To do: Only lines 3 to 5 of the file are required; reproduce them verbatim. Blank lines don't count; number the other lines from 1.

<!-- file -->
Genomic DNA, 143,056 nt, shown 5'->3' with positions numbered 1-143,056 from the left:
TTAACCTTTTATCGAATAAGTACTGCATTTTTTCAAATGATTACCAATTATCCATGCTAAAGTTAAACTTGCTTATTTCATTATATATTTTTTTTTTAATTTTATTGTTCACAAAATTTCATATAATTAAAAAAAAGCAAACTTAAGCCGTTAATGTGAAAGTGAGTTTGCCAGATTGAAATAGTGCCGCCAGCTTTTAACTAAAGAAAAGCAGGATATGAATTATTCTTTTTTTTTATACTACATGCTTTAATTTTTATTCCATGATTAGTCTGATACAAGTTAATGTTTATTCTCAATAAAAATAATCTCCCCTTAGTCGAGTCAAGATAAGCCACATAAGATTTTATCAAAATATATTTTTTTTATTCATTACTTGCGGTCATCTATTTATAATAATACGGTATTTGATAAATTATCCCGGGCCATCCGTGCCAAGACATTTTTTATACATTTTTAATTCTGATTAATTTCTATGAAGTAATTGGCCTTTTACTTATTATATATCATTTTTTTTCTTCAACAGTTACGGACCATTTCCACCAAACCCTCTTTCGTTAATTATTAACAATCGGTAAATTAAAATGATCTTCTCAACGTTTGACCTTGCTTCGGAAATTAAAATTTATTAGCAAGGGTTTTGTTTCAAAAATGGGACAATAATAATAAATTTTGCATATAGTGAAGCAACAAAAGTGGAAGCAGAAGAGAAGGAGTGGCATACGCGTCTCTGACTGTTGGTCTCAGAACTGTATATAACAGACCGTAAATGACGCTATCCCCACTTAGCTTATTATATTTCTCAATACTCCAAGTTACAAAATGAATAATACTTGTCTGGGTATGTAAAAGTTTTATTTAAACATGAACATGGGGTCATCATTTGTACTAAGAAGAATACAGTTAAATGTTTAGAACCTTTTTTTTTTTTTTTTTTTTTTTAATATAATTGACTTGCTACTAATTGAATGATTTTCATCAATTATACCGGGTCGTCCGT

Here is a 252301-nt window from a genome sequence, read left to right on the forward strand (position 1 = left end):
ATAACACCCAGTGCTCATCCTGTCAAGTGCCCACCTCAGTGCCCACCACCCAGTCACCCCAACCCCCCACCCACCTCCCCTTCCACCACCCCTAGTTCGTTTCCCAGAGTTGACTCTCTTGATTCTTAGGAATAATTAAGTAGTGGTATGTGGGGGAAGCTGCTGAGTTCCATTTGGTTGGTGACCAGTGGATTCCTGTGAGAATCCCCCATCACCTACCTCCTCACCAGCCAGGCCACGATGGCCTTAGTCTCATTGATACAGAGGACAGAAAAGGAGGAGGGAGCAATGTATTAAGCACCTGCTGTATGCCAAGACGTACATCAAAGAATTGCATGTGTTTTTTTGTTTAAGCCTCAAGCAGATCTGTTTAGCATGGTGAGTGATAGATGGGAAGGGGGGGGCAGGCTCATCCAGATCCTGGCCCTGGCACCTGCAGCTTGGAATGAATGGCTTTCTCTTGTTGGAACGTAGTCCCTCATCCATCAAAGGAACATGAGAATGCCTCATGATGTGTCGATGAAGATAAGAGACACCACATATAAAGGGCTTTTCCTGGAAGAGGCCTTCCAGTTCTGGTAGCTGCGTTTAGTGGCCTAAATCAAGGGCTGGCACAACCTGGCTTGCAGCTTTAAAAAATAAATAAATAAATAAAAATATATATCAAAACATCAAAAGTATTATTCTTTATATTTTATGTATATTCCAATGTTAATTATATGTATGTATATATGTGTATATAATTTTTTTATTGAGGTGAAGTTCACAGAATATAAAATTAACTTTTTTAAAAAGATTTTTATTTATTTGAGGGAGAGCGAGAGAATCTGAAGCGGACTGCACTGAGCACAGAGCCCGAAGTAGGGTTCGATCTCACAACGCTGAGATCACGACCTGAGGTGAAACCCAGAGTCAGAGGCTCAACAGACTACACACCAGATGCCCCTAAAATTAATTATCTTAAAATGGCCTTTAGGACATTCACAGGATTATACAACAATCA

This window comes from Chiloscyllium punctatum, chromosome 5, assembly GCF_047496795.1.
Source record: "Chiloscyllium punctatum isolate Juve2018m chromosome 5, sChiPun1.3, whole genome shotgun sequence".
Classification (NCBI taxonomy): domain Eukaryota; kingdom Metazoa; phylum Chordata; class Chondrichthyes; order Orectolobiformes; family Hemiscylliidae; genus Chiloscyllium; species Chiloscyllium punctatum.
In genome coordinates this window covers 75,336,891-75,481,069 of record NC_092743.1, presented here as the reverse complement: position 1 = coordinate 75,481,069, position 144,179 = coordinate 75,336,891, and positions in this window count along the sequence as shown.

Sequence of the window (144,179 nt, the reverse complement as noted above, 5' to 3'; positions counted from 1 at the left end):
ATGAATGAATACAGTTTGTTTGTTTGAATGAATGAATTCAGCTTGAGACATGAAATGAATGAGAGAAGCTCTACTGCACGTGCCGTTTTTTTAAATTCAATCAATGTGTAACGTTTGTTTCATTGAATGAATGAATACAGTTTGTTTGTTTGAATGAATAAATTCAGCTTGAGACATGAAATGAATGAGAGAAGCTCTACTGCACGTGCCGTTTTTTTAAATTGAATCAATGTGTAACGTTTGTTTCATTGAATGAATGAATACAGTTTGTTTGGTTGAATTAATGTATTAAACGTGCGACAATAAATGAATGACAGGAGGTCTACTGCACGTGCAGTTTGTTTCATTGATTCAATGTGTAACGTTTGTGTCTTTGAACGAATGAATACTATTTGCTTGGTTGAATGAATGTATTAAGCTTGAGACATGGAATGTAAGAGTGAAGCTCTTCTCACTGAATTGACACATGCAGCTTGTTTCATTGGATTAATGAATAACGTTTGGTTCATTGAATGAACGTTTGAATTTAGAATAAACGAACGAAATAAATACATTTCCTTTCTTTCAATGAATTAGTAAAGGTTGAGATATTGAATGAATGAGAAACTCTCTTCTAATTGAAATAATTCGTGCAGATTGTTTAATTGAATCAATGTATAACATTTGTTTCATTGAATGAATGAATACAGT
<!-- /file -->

Here is a 252301-nt window from a genome sequence, read left to right on the forward strand (position 1 = left end):
ATAACACCCAGTGCTCATCCTGTCAAGTGCCCACCTCAGTGCCCACCACCCAGTCACCCCAACCCCCCACCCACCTCCCCTTCCACCACCCCTAGTTCGTTTCCCAGAGTTGACTCTCTTGATTCTTAGGAATAATTAAGTAGTGGTATGTGGGGGAAGCTGCTGAGTTCCATTTGGTTGGTGACCAGTGGATTCCTGTGAGAATCCCCCATCACCTACCTCCTCACCAGCCAGGCCACGATGGCCTTAGTCTCATTGATACAGAGGACAGAAAAGGAGGAGGGAGCAATGTATTAAGCACCTGCTGTATGCCAAGACGTACATCAAAGAATTGCATGTGTTTTTTTGTTTAAGCCTCAAGCAGATCTGTTTAGCATGGTGAGTGATAGATGGGAAGGGGGGGGCAGGCTCATCCAGATCCTGGCCCTGGCACCTGCAGCTTGGAATGAATGGCTTTCTCTTGTTGGAACGTAGTCCCTCATCCATCAAAGGAACATGAGAATGCCTCATGATGTGTCGATGAAGATAAGAGACACCACATATAAAGGGCTTTTCCTGGAAGAGGCCTTCCAGTTCTGGTAGCTGCGTTTAGTGGCCTAAATCAAGGGCTGGCACAACCTGGCTTGCAGCTTTAAAAAATAAATAAATAAATAAAAATATATATCAAAACATCAAAAGTATTATTCTTTATATTTTATGTATATTCCAATGTTAATTATATGTATGTATATATGTGTATATAATTTTTTTATTGAGGTGAAGTTCACAGAATATAAAATTAACTTTTTTAAAAAGATTTTTATTTATTTGAGGGAGAGCGAGAGAATCTGAAGCGGACTGCACTGAGCACAGAGCCCGAAGTAGGGTTCGATCTCACAACGCTGAGATCACGACCTGAGGTGAAACCCAGAGTCAGAGGCTCAACAGACTACACACCAGATGCCCCTAAAATTAATTATCTTAAAATGGCCTTTAGGACATTCACAGGATTATACAACAATCA

This window comes from Chiloscyllium punctatum, chromosome 5, assembly GCF_047496795.1.